Merry ‘Trailsmas’ — Missouri State Parks inks interim trail use for Rock Island line

By Roxie Murphy, Staff Writer
Posted 12/18/19

ELDON — The former Rock Island line is now officially under an interim trail use agreement with the Department of Natural Resources, according to Missouri State Parks Interim Director Mike …

This item is available in full to subscribers.

Please log in to continue

E-mail
Password
Log in

Merry ‘Trailsmas’ — Missouri State Parks inks interim trail use for Rock Island line

Posted

ELDON — The former Rock Island line is now officially under an interim trail use agreement with the Department of Natural Resources, according to Missouri State Parks Interim Director Mike Sutherland Tuesday afternoon.

Sutherland addressed a crowd of Rock Island Trail supporters at the Rock Island Trail City Park in Eldon for a scheduled announcement with Ameren Missouri’s senior vice president of customer and power operations, Mark Birk.

“Many people had piece and part of the Rock Island corridor becoming an asset for Missouri,” Sutherland told supporters while naming advocate groups, Ameren, and state representatives.

Deputy Director of the Department of Natural Resources Dru Buntin said the day has been “long awaited.”

“We are here today for a long awaited answer to a question that was asked three years ago,” Buntin said, adding that the answer to that question would be given by Sutherland.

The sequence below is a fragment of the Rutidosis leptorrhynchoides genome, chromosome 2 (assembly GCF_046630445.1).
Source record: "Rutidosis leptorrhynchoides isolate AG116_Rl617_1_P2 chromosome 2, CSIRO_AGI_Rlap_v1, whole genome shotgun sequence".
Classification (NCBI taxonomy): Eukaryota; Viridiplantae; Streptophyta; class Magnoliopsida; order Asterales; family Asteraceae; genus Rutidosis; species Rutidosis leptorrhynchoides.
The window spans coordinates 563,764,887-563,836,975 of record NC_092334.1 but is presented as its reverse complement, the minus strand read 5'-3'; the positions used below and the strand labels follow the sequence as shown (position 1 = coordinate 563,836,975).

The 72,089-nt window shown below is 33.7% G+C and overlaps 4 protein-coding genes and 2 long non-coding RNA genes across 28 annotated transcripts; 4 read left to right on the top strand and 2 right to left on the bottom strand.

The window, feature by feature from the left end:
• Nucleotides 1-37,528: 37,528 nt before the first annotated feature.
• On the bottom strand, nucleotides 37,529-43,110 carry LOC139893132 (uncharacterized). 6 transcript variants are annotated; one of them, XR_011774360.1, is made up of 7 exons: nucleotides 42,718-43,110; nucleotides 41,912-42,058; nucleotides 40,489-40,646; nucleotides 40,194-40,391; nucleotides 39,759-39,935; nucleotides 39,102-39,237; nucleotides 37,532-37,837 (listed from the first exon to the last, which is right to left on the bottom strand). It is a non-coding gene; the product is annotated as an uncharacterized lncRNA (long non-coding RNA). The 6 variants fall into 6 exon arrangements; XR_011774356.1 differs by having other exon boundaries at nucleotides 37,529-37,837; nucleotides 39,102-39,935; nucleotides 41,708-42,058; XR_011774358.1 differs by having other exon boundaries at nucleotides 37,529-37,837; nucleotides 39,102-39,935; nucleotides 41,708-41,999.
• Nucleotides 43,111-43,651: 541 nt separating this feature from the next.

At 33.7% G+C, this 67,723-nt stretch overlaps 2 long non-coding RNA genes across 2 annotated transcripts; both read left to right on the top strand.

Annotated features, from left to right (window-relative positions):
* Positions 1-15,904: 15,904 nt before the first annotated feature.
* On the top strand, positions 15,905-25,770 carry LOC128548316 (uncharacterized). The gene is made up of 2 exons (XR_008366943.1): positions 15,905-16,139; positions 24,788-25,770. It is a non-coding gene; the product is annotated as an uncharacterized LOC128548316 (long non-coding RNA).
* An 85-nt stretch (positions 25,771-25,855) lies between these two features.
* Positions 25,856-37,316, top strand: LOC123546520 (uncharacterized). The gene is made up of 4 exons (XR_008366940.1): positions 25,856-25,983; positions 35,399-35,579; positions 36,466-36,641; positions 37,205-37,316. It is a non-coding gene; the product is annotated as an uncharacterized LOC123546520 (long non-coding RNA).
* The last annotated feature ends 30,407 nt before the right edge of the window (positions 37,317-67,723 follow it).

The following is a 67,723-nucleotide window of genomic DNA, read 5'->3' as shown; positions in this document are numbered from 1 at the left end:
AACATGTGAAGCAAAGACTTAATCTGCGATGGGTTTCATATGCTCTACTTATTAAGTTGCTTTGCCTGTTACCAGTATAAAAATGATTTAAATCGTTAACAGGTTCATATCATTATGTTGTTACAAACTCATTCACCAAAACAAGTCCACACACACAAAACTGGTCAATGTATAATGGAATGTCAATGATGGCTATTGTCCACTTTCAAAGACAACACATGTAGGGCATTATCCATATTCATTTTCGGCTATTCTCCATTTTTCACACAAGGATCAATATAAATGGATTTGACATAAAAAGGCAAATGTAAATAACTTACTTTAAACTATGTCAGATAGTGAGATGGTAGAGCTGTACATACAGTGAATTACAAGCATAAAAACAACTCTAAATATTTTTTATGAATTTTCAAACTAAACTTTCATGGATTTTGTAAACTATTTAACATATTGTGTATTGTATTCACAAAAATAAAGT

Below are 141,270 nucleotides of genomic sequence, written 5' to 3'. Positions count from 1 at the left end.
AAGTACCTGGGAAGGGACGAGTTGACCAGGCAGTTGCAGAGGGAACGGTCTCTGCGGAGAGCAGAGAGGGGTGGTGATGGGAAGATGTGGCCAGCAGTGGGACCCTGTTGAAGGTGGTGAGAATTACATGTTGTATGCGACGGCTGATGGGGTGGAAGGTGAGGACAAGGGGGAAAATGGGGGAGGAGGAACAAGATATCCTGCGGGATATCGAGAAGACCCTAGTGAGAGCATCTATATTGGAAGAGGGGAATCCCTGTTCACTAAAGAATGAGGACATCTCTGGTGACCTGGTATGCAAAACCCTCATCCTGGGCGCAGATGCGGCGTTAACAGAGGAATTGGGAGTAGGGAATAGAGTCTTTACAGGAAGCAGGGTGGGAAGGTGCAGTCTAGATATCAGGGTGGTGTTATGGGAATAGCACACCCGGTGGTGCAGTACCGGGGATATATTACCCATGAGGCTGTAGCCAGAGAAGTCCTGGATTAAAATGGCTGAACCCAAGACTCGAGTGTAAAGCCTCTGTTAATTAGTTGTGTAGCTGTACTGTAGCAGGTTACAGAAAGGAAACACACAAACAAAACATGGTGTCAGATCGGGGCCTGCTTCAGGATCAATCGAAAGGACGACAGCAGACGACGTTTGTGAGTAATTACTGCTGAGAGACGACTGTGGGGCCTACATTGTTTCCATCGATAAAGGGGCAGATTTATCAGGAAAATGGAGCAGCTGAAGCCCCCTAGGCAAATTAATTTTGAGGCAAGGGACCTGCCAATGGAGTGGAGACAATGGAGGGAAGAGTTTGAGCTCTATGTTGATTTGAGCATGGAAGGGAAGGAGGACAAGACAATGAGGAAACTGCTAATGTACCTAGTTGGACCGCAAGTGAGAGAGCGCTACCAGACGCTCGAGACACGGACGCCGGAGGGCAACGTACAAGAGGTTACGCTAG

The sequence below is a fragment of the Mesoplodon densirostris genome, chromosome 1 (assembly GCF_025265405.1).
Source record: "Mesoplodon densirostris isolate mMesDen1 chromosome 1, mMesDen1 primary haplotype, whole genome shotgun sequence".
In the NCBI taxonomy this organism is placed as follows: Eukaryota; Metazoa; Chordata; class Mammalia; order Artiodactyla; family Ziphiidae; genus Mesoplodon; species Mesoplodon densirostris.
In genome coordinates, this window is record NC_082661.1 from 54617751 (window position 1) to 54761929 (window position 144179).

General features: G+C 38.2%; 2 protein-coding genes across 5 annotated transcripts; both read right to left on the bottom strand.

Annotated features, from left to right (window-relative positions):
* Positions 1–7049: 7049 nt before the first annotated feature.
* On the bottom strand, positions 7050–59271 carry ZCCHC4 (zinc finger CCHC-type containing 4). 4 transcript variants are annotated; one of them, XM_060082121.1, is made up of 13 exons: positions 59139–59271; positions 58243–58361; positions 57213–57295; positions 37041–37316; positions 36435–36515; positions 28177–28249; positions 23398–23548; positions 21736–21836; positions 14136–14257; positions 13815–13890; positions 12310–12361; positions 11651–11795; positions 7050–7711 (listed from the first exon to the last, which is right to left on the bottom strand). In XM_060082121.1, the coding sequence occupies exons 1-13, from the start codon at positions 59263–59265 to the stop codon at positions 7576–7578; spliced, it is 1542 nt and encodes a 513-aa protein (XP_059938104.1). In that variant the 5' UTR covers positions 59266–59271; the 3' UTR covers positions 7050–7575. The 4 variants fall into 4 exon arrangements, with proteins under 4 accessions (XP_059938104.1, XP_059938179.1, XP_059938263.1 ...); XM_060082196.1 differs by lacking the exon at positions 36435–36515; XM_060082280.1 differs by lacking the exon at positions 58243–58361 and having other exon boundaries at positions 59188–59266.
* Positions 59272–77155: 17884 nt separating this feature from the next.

That question was “would Missouri State Parks be interested in taking over the Rock Island corridor to be a hiking and biking trail.”

“The answer to that question then was ‘we don’t know,’” Sutherland said.

Buntin said the state departments have now finished their due diligence and have an answer for the state.

Sutherland said they were there to answer that question Dec. 17 and give the public some perspective.

“The answer is yes,” Sutherland said. “This has been a long journey, getting to this point and we can now confidently say ‘yes.’”

Sutherland said the state’s interim use agreement that will preserve the 144 miles of trail from Beaufort to Windsor and join the already 47 miles of completed trail from Pleasant Hill to Windsor, is only the beginning. Signing the agreement does not imply that a fully developed trail is certain, according to the state’s press release.

The agreement requires approximately $9.8 million be raised before the property will be transferred to the department to help cover initial development, security and management costs.

“The effort to get to this point depends on partnerships,” Sutherland said.

Missouri Rock Island Trail, Inc., (MoRIT) has been advocating for the rail line to be turned into a linear trail since 2009, according to co-founder and former president Chrysa Niewald.

Niewald is currently serving on the MoRIT Board of Directors.

“We are really, really excited about the fact that this has finally happened,” Niewald said. “It has been 10 years and started as a group of people from the Owensville, Bland, Rosebud, Gerald and Belle in February 2009. Its been a long time coming and we still have a long ways to go in raising money to make the trail happen.”